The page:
What is Life? What is Death? And What do Such Questions Have to do With Grief?

I always like when people think out loud here on my blog, when something I have said strikes an answering chord, and often when they’re not sure if they are making sense, they make the most sense to me. The only good thing about my grief is that I’ve met some wonderful people who are struggling with the same questions I am, and I’ve had some thought-provoking discussions about the meaning of life, death, grief, and whether any of it matters.

Leesa from Leesis Ponders believes that it does matter. She wrote on her blog:

I have spent my whole life asking if there is a god and if so what does it have to do with me.

And for me, life matters.

The search for self that blends into all matters.

The way we act towards others matters.

The way we raise our kids matters.

The way we treat the less empowered matters.

Leesa has been here with me through almost two years of grief, letting me know that my grief matters, that life matters.

In a previous post, Falling Into Grief, I wrote: Before people fall in love, they haven’t a clue of its true power, and then it washes over them in a life-changing moment. Before you fall into grief, you haven’t a clue of its true power, but it too washes over you in a life-changing moment, and all but drowns you. Even though I’ve experienced so much of what grief does to a person, I still can’t believe its power. The way grief reflects falling in love as in a very dark mirror, there has to be a hormonal component. I know stress releases hormones, as does shock. Adrenaline courses through your body, and there are changes in brain chemistry that produce hormones. Your immune system goes on hold.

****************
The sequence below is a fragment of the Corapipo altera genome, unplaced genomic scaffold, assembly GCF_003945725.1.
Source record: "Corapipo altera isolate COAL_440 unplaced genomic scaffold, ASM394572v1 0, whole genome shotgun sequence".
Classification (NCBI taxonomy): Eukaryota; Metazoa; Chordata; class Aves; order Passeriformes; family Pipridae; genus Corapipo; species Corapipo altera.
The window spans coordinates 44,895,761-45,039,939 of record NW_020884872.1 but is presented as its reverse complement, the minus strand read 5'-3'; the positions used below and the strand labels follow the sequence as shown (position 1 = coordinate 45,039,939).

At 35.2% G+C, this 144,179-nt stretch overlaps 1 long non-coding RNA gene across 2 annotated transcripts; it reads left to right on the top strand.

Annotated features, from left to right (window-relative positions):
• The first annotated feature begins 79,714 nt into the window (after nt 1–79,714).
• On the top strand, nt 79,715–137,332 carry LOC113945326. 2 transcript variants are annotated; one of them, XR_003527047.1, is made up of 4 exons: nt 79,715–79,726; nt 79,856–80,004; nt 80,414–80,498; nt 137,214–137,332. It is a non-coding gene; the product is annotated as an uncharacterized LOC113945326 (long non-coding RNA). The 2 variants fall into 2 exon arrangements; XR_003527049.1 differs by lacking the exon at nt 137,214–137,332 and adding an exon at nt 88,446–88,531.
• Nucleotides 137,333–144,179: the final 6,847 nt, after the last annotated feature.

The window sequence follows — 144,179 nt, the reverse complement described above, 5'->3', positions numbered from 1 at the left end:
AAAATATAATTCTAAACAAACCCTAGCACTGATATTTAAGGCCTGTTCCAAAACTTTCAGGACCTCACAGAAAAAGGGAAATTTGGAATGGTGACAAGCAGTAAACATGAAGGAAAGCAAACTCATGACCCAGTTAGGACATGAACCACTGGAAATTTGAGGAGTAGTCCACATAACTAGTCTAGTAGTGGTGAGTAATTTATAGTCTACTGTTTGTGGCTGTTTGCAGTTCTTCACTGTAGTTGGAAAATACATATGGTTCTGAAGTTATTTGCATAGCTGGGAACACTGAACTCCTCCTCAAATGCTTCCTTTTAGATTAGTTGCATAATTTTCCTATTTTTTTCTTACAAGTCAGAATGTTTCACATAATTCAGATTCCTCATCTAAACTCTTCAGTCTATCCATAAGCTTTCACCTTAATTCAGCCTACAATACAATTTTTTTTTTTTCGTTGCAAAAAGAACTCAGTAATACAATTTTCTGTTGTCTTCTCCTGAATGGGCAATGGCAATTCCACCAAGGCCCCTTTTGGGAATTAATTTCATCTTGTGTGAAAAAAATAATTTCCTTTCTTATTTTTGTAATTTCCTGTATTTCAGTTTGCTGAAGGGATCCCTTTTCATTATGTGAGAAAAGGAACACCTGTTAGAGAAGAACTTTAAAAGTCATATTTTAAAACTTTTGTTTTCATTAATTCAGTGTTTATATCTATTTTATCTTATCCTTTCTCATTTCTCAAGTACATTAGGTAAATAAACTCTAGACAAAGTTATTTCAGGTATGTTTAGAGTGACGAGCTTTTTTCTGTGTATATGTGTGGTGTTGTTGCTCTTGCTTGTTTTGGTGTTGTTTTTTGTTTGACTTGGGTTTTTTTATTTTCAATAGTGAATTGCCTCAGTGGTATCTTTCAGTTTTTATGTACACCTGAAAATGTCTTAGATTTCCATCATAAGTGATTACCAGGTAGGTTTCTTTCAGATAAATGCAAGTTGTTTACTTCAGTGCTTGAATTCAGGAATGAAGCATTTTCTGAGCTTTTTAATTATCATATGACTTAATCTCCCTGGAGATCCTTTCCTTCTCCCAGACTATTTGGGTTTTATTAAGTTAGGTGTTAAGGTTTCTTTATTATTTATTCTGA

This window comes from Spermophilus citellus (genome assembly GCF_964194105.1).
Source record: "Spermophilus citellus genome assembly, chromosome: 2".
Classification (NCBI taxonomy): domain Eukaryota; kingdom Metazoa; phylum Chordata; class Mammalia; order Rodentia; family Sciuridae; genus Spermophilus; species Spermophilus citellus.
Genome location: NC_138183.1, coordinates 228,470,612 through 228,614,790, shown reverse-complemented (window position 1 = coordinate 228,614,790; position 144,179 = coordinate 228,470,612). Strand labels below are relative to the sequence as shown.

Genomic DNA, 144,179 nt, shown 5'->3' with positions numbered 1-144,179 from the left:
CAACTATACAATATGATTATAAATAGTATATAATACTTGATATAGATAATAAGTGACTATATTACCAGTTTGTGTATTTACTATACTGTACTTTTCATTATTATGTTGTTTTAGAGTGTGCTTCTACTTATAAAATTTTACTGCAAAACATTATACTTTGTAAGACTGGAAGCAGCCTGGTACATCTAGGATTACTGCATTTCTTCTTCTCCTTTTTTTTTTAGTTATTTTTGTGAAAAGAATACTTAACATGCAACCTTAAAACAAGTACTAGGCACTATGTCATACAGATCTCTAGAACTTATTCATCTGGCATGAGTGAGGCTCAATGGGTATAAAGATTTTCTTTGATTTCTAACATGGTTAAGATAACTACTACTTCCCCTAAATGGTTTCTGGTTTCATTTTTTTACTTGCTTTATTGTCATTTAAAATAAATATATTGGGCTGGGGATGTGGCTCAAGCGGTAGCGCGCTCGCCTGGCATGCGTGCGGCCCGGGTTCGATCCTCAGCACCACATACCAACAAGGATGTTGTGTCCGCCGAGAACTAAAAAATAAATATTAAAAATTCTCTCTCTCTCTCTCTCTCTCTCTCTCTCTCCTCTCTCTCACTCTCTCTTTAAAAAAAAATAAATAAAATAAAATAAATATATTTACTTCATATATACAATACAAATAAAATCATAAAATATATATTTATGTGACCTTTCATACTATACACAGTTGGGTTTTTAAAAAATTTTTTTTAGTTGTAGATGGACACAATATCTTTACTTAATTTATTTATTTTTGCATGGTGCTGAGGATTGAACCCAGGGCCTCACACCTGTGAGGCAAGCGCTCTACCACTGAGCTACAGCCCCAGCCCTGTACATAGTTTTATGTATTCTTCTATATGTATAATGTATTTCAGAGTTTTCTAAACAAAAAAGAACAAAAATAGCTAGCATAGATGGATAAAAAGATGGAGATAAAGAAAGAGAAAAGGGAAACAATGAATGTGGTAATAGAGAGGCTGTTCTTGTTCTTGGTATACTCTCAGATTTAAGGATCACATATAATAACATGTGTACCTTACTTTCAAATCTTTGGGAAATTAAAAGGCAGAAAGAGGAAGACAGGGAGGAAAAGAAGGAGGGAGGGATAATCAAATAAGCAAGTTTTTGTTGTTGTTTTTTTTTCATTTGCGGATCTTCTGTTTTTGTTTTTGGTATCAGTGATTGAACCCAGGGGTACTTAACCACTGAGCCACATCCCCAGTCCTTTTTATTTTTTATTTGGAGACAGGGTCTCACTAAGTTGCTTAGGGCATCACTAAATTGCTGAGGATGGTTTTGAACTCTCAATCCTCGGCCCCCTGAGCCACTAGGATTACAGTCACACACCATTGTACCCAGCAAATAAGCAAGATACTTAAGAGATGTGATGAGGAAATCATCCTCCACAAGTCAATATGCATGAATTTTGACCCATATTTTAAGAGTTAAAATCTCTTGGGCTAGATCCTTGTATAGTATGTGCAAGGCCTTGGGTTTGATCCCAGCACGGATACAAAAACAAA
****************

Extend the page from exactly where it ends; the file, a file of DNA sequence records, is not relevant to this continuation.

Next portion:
Leesa responded: one thing you are absolutely spot on about is that we don’t know the power of falling in love nor the power of grief, nor indeed the power of love when ones baby is born until we actually experience it. The reality of life seems to be that our most intense experiences in life are about our deepest connection to each other. These experiences are life altering and this goes way beyond the DNA imperative.

For me personally then questions upon questions arise. Why is this intimate connection our deepest need, our greatest joy?  What is pain about? What is the sense of being alone about? How does our idea of separating off into couples and nuclear families contribute to our sense of loss when death occurs? Why are we so interdependent on each other, on the planet on everything else. And, what is death about? 

I know that many people feel they have their answers to that last question, some theologically, some via science but personally I don’t. Another bunch of folk seem to think we can’t answer such questions. I don’t agree. I think since many of us have dumped traditional theological answers or scientific reductionist responses as inadequate we’ve kind of given up questioning. I think we need to keep questioning because whilst we are subject to many biochemical reactions to life events there is a deeper reality.

Of course none of this helps a person smack bang in the middle of grief. It still has to be lived through. But I’m convinced that we need to keep asking. I hope this makes sense to what you’ve written…I’m not sure it makes exact sense to me. I guess I just feel that once we truly understand more our experience of these events will be perceived differently…perhaps the pain will be the same but perceived differently. I’m not sure really but I am sure we don’t know enough to interpret meaning yet.